Curbing Your Puppy’s Bad Habit
Most pet parents find themselves dealing with a bit of challenge when they bring home a new puppy. Their wonderful dog is slowly and, in some cases, systematically chewing them out of house and home.
In the 30 years I have been working as a professional dog trainer, I have seen cases of chewing that defy belief.
I have seen dogs that chewed through doors to get into a house just so they could chew an entire sofa! One dog actually deflated his owner’s car tire. If this wasn’t amazing enough, the guilty culprit was a 15-pound Dachshund although admittedly it took her two days to accomplish this task.
While some of the more egregious stories are at times amusing (usually after the fact), chewing can be a serious issue for dogs and the people who love them. Many people give their dogs up when they can’t stop this behavior and still others find their pets with serious medical conditions as a result of chewing various inedible objects.
It is for these reasons that responsible pet parents need to learn some basic ways to address their puppy’s chewing habit. When dealing with any behavior the first and most important thing is understand the cause:
Puppies usually chew for several reasons. Your dog is an intelligent inquisitive being. She is going to want to explore and test new environments. In this regard she isn’t that different than a small child, except she doesn’t have hands! So most everything interesting is going to be smelled and then tasted. This normal, albeit, exasperating explorative period can last from seven weeks to more than a year, although it tends to slow with age.
Young dogs also start teething at about four to six months of age and chew to relieve the discomfort. This teething period is usually over in a few months; however, by then some dogs have learned to like chewing. This is based on numerous factors including breed, environment and individual temperament.
Break Your Puppy’s Chewing Habit
Think of it this way. Would you let your two year old have full unsupervised run of your house? Hopefully no one reading this answered yes. So why would you give your puppy that much freedom?
Manage the free time by making sure she is only allowed access to your home when you are there to re-direct her to chewing the right types of things. Start by simply keeping the dog in the same room as you and continuously focusing her on chewing the correct items.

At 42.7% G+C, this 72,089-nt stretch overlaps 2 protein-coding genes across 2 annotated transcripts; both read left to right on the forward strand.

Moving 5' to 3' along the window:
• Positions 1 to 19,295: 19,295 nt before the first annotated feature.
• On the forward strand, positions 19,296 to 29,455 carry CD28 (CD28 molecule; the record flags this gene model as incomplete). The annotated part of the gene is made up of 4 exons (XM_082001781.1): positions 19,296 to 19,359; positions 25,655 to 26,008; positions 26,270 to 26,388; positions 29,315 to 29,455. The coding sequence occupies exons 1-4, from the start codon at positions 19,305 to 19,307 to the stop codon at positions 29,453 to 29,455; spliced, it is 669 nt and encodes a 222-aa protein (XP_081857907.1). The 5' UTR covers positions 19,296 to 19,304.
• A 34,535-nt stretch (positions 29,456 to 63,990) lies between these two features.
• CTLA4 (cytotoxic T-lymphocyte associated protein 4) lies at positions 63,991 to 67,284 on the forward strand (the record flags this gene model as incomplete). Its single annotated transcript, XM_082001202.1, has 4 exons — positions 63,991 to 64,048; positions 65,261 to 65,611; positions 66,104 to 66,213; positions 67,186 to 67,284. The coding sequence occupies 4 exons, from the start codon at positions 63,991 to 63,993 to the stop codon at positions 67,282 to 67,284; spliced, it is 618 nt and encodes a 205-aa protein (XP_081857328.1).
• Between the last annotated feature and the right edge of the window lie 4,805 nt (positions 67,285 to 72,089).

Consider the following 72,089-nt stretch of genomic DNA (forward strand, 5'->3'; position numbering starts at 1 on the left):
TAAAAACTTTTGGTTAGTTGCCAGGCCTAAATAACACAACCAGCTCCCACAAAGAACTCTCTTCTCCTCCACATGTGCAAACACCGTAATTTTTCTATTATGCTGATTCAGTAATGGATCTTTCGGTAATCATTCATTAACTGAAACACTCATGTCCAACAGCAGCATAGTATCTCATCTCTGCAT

Understand that you are not going to stop most puppies from chewing. The key is to teach the dog to chew on the right things.
Use Chew-Safe Toys to Divert Bad Behavior
Correct items for your puppy to chew on include products such as the Kong. Put some peanut butter or similar food product inside the Kong. Many dogs will spend hours trying to get it out.
Nylabone is another brand that makes a hard plastic bone-shaped toy that is safe for most dogs; however, according to VPI Pet Insurance’s in-house veterinary staff, there have been cases where an adult dog’s teeth have been broken while chewing on Nylabone products. Ask your veterinarian about your dog’s dental health prior to buying such an item to be on the safe side.
Pet stores also sell a variety of toys specifically for teething puppies, some made by the Kong brand and others by Nylabone. Make sure that your puppy is not eating any of the rubber pieces that may be chewed off these toys during teething or playtime.
Training tip: Take the chew toy and soak it in beef or chicken broth for an hour a day. Then make it a point to play with the dog and her bone every chance you can. When you greet your puppy, give her the chew-safe toy. When she is chewing something she shouldn’t, distract her away from it and give her the toy again. Praise her whenever you see her chewing the toy and over time you will find that she spends more of her chewing time on it. The more she chews the right things the less she will chew the wrong ones.
Exercise Positive Behavior
Make sure your puppy gets adequate exercise. This should be on both a physical and mental level. By physical I mean nice walks and non-aggressive play with you. Mental exercise can be accomplished with interactive play toys. These are products that involve some sort of problem-solving with a reward.
For example, consider a toy that when manipulated in a certain fashion drops a treat on the floor for the dog. Most dogs will spend hours trying to get the treats out of the toy. Hours playing like this mean fewer hours eating your shoes or sofa.
Unless your veterinarian says otherwise, make sure your dog has a good crunchy kibble as part of their diet. Many dogs on a strictly soft food diet are more inclined to chew.
Understand that you are not going to stop most puppies from chewing. The key is to teach the dog to chew on the right things and to manage the amount of freedom the dog has until she has learned to behave safely.
All of these simple yet effective methods will along with a healthy dose of patience, allow you to address this behavior in a positive and loving fashion.
Steve Appelbaum trained professionally for 30 years and is the president of Animal Behavior College, where animal lovers nationwide learn how to become professional dog trainers, veterinary assistants and groomers.